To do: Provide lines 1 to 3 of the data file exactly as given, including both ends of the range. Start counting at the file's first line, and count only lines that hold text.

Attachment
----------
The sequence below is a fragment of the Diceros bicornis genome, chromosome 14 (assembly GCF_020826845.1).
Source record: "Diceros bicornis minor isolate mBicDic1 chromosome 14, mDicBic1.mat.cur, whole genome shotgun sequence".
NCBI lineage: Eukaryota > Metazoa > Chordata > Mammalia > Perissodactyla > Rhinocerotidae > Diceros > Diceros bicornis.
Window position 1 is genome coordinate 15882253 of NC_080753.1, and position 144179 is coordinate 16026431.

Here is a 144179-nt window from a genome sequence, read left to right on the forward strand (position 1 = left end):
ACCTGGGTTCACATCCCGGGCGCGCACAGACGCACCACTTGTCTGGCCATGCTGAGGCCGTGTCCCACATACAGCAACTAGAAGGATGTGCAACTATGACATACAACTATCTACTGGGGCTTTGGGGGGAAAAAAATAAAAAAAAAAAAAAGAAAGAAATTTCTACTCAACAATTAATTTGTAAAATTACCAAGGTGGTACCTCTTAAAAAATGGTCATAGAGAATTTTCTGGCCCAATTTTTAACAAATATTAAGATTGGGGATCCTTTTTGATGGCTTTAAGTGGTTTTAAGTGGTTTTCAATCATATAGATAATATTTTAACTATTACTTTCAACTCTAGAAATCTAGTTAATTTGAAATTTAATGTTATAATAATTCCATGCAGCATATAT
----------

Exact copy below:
The sequence below is a fragment of the Diceros bicornis genome, chromosome 14 (assembly GCF_020826845.1).
Source record: "Diceros bicornis minor isolate mBicDic1 chromosome 14, mDicBic1.mat.cur, whole genome shotgun sequence".
NCBI lineage: Eukaryota > Metazoa > Chordata > Mammalia > Perissodactyla > Rhinocerotidae > Diceros > Diceros bicornis.